I remember the first time I found myself prattling on to my son about marriage. It was at a time when he was being hotly pursued by ‘the kissing girls’ in his nursery class. An obnoxious girl named Zelda loved him, and got all the Graces to chase him at recess. He was a fast runner, and still now at six is eager to dismiss the whole ‘kissing girl’ episode.
The world was starting to come into focus for him in the way that happens when kids leave the bosom of the family and head out to compare notes with perfect strangers who are three. He heard from these girls about marriage, and that marriage meant that he might have to love a girl someday. This upset him (the kissing girls had not provided him with much faith in boy-girl unions) and he brought some questions to me.
During our otherwise old-style conversation (ours is, after all, a very traditional family--mom, dad, marriage certificate, house, mortgage, kids, minivan) I decided that this was a good opportunity to make sure I was raising a sensitive politically-correct kind of kid so I started to qualify my answers.
‘Who will I get married to?’ he asked.
‘Oh you’ll fall in love with some girl….or…um... some boy [did I just say that?] and then you can get married.’ I felt a sense of exhiliration--what progressive parenting this is! I am so cool. My kids are going to be so cool. He looked at me from under his blonde mop and considered this.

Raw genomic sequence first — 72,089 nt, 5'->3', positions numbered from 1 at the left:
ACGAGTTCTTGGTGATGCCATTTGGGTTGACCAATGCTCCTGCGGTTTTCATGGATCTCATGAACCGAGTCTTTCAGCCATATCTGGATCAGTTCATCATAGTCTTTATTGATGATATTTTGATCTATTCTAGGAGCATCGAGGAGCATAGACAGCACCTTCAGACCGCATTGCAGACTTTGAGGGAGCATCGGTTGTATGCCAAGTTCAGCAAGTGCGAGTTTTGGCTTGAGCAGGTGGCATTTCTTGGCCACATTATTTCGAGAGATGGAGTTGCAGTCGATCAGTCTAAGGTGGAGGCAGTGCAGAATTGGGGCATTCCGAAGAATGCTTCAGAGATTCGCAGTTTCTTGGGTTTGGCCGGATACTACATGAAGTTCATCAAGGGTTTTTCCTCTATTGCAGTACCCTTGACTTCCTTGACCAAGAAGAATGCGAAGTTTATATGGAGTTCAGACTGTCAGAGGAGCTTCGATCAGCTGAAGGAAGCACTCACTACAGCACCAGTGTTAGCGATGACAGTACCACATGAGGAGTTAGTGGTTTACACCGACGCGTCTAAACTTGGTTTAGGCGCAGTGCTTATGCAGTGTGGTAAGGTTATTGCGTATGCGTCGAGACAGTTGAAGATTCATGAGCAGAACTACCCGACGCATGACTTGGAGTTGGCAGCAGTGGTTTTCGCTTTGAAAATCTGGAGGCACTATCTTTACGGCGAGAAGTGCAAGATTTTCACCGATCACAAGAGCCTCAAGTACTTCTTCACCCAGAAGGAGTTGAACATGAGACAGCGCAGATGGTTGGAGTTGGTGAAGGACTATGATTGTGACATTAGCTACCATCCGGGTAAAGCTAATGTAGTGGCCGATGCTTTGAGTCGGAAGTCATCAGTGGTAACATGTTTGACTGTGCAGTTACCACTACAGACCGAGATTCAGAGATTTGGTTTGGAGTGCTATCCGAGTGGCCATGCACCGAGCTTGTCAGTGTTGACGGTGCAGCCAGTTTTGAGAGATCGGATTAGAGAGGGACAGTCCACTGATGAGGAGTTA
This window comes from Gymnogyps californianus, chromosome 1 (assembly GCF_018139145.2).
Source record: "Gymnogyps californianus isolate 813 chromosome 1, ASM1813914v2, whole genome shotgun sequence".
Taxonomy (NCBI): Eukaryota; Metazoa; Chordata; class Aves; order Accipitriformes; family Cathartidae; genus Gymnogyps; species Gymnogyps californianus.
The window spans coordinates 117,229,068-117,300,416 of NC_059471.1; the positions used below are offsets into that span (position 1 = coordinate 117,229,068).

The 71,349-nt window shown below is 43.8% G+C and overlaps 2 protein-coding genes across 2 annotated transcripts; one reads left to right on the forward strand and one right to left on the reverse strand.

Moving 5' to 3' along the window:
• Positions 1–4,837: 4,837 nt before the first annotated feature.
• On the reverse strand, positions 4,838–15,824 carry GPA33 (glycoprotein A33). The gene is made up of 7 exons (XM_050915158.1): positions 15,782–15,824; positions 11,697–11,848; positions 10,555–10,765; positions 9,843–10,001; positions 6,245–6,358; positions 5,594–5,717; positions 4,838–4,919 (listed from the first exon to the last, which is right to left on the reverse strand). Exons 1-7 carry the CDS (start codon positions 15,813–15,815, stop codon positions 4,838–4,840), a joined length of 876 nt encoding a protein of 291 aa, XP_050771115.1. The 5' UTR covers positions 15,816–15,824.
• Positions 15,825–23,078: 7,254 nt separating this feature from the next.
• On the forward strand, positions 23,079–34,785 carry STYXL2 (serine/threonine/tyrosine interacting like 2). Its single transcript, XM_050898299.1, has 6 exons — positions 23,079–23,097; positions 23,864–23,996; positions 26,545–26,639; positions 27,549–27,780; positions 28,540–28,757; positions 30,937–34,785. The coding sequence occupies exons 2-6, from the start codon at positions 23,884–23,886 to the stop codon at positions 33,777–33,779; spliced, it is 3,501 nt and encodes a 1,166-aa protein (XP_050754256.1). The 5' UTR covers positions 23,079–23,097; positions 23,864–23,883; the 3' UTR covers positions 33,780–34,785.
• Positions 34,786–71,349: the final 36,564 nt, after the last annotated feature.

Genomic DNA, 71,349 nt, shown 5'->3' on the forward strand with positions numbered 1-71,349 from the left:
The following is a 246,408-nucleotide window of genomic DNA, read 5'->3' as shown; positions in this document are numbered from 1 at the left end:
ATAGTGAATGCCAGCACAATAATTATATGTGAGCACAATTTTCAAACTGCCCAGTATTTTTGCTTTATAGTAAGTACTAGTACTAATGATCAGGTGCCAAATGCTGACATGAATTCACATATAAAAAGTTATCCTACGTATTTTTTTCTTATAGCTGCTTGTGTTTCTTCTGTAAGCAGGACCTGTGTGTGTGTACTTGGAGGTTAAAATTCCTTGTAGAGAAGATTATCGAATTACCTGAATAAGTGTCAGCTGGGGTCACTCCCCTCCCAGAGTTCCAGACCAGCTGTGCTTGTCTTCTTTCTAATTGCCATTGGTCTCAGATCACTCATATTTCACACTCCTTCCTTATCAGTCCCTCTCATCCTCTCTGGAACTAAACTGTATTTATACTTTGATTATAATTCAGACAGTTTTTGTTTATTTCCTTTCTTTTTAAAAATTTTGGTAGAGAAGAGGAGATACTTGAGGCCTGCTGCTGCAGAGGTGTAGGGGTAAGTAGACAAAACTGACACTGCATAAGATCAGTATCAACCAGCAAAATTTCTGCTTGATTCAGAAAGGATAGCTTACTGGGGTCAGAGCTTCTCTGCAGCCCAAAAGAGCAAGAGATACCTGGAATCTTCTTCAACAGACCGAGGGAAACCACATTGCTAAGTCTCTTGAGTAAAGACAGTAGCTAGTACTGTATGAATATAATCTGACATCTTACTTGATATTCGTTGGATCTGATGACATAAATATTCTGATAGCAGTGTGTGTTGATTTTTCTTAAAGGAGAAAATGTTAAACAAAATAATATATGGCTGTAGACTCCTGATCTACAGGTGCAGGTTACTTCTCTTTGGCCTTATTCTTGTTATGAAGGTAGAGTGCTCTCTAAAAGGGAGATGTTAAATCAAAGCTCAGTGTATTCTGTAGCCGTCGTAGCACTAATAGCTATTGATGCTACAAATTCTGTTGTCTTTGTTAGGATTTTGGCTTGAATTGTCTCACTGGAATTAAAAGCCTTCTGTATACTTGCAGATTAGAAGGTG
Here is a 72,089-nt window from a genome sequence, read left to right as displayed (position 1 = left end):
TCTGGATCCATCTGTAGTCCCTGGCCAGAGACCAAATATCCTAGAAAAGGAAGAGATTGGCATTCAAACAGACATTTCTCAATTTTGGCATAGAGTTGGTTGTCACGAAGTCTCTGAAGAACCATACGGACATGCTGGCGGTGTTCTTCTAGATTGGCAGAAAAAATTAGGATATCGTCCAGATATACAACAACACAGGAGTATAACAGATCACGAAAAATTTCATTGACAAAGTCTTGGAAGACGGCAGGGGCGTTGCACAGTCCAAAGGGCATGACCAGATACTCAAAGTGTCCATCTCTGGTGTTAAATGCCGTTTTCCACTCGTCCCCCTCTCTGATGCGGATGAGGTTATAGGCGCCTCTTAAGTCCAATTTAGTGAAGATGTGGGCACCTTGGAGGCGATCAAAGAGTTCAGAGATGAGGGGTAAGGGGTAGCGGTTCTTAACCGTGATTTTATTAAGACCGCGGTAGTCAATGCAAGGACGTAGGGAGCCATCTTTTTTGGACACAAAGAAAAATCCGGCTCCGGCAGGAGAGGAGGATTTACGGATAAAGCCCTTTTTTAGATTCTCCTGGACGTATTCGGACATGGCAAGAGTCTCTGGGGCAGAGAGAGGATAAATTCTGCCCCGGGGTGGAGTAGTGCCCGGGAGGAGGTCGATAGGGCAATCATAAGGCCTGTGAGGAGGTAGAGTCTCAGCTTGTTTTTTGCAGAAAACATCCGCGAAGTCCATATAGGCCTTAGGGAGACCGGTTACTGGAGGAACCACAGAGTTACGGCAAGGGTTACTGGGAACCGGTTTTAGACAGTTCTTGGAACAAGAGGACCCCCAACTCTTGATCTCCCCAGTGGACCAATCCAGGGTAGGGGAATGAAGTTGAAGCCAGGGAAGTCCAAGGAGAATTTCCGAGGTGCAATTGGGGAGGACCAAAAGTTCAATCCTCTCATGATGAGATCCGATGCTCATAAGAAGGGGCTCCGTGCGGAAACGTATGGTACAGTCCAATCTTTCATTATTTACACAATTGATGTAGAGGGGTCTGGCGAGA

‘So I could marry Mandy, or Sari, or Lila, or….’
‘Or Hank…or Spencer…’ I added, encouragingly. Nodding like an idiot.
He looked at me a little bit weird. I wondered why I was pushing this. He was sort of happy for it to be a boy girl thing. I mean he wasn’t happy with it because he hated girls, but already at three he seemed to get the boy-girl pair bit.
It felt weird. Liberating (what great parenting!), but strange (should I call Hank’s mom and clue her in on this conversation?).
In his class there was a boy named Allan who used to arrive, strip out of his street clothes, and change into all the dress up stuff. Plastic heels, gauzy skirts, satin Disney princess-style bustiers, long dangly necklaces. As unthinkingly as Mister Rogers switching out of his windbreaker and into his yellow cardigan, that’s how matter-of-fact Allan was. He was one of the few kids whose drop-off was not accompanied by a parent eager to linger and make plans for coffee, or afternoon playground hook-ups. So none of us had any idea how his parents felt about his drag-queening around. We thought it was adorable. We were very politically correct. When my son was invited to Allan’s birthday party he knew just what Allan wanted.
‘Let’s get him some dresses,’ Amos announced. I balked.
What would his parents think? What if one of them would be ok with it but one of them wouldn’t be? What if a gift like that would really mess things up? My own democratic brother-in-law had NO sense of humor about his toddler son’s foray into make-up and heels. Even though I loved my son’s sensitivity to Allan’s tastes, I just didn’t feel comfortable getting dresses for a boy I didn’t know well, so I chickened out. I said something evasive like ‘well he gets to play with the ones at school, let’s get him something else.’ But Amos had already clued into what was going on because his second suggestion was this: